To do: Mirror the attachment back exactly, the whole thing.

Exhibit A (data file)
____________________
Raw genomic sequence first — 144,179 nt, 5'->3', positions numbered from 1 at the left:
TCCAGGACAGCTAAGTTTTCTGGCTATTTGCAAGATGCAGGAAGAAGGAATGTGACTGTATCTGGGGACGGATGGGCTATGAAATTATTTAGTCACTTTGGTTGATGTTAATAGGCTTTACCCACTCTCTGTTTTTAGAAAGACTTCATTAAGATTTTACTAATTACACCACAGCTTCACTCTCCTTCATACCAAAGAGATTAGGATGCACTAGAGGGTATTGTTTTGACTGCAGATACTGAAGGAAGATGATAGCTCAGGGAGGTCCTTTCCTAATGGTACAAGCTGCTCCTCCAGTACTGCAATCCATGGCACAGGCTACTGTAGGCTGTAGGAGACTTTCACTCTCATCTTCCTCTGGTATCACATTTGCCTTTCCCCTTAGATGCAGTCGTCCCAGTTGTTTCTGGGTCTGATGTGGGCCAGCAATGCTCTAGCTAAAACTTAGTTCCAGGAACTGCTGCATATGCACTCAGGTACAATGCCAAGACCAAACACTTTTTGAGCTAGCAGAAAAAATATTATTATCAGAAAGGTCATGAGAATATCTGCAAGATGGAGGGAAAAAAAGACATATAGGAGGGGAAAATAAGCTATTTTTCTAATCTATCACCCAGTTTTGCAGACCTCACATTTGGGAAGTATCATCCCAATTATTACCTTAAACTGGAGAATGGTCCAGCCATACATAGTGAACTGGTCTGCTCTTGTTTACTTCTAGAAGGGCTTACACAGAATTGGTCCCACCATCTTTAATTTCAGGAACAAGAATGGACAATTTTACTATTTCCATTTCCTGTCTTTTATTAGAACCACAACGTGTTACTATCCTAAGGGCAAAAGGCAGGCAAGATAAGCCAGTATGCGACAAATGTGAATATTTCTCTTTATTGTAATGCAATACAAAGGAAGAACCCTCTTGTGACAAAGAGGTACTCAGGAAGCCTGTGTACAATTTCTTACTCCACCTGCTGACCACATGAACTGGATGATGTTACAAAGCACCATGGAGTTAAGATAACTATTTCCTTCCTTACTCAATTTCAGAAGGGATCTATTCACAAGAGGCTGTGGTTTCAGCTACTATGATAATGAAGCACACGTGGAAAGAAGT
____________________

Raw genomic sequence first — 144,179 nt, 5'->3', positions numbered from 1 at the left:
TCCAGGACAGCTAAGTTTTCTGGCTATTTGCAAGATGCAGGAAGAAGGAATGTGACTGTATCTGGGGACGGATGGGCTATGAAATTATTTAGTCACTTTGGTTGATGTTAATAGGCTTTACCCACTCTCTGTTTTTAGAAAGACTTCATTAAGATTTTACTAATTACACCACAGCTTCACTCTCCTTCATACCAAAGAGATTAGGATGCACTAGAGGGTATTGTTTTGACTGCAGATACTGAAGGAAGATGATAGCTCAGGGAGGTCCTTTCCTAATGGTACAAGCTGCTCCTCCAGTACTGCAATCCATGGCACAGGCTACTGTAGGCTGTAGGAGACTTTCACTCTCATCTTCCTCTGGTATCACATTTGCCTTTCCCCTTAGATGCAGTCGTCCCAGTTGTTTCTGGGTCTGATGTGGGCCAGCAATGCTCTAGCTAAAACTTAGTTCCAGGAACTGCTGCATATGCACTCAGGTACAATGCCAAGACCAAACACTTTTTGAGCTAGCAGAAAAAATATTATTATCAGAAAGGTCATGAGAATATCTGCAAGATGGAGGGAAAAAAAGACATATAGGAGGGGAAAATAAGCTATTTTTCTAATCTATCACCCAGTTTTGCAGACCTCACATTTGGGAAGTATCATCCCAATTATTACCTTAAACTGGAGAATGGTCCAGCCATACATAGTGAACTGGTCTGCTCTTGTTTACTTCTAGAAGGGCTTACACAGAATTGGTCCCACCATCTTTAATTTCAGGAACAAGAATGGACAATTTTACTATTTCCATTTCCTGTCTTTTATTAGAACCACAACGTGTTACTATCCTAAGGGCAAAAGGCAGGCAAGATAAGCCAGTATGCGACAAATGTGAATATTTCTCTTTATTGTAATGCAATACAAAGGAAGAACCCTCTTGTGACAAAGAGGTACTCAGGAAGCCTGTGTACAATTTCTTACTCCACCTGCTGACCACATGAACTGGATGATGTTACAAAGCACCATGGAGTTAAGATAACTATTTCCTTCCTTACTCAATTTCAGAAGGGATCTATTCACAAGAGGCTGTGGTTTCAGCTACTATGATAATGAAGCACACGTGGAAAGAAGT